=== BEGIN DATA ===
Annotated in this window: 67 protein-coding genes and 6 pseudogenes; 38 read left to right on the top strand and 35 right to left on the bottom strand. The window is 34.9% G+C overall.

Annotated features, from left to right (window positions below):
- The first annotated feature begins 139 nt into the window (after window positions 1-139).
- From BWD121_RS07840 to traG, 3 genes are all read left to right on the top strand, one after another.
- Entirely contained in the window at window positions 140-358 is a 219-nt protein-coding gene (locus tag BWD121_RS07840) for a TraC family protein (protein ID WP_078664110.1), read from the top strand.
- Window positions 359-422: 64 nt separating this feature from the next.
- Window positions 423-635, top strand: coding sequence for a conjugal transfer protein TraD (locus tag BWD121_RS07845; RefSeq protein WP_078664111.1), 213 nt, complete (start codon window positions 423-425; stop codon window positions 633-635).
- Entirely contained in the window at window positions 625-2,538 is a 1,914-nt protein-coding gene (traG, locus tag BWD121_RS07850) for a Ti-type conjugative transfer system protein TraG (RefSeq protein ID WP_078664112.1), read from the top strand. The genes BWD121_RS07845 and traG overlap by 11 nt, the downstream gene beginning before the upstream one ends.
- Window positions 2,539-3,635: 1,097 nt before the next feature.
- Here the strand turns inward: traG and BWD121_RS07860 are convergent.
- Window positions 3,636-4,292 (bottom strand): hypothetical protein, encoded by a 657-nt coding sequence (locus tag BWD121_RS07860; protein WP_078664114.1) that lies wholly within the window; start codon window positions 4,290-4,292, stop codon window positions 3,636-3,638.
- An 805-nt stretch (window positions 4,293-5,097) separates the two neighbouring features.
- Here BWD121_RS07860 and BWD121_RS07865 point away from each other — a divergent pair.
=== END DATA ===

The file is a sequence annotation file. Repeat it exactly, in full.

Annotated in this window: 67 protein-coding genes and 6 pseudogenes; 38 read left to right on the top strand and 35 right to left on the bottom strand. The window is 34.9% G+C overall.

Annotated features, from left to right (window positions below):
- The first annotated feature begins 139 nt into the window (after window positions 1-139).
- From BWD121_RS07840 to traG, 3 genes are all read left to right on the top strand, one after another.
- Entirely contained in the window at window positions 140-358 is a 219-nt protein-coding gene (locus tag BWD121_RS07840) for a TraC family protein (protein ID WP_078664110.1), read from the top strand.
- Window positions 359-422: 64 nt separating this feature from the next.
- Window positions 423-635, top strand: coding sequence for a conjugal transfer protein TraD (locus tag BWD121_RS07845; RefSeq protein WP_078664111.1), 213 nt, complete (start codon window positions 423-425; stop codon window positions 633-635).
- Entirely contained in the window at window positions 625-2,538 is a 1,914-nt protein-coding gene (traG, locus tag BWD121_RS07850) for a Ti-type conjugative transfer system protein TraG (RefSeq protein ID WP_078664112.1), read from the top strand. The genes BWD121_RS07845 and traG overlap by 11 nt, the downstream gene beginning before the upstream one ends.
- Window positions 2,539-3,635: 1,097 nt before the next feature.
- Here the strand turns inward: traG and BWD121_RS07860 are convergent.
- Window positions 3,636-4,292 (bottom strand): hypothetical protein, encoded by a 657-nt coding sequence (locus tag BWD121_RS07860; protein WP_078664114.1) that lies wholly within the window; start codon window positions 4,290-4,292, stop codon window positions 3,636-3,638.
- An 805-nt stretch (window positions 4,293-5,097) separates the two neighbouring features.
- Here BWD121_RS07860 and BWD121_RS07865 point away from each other — a divergent pair.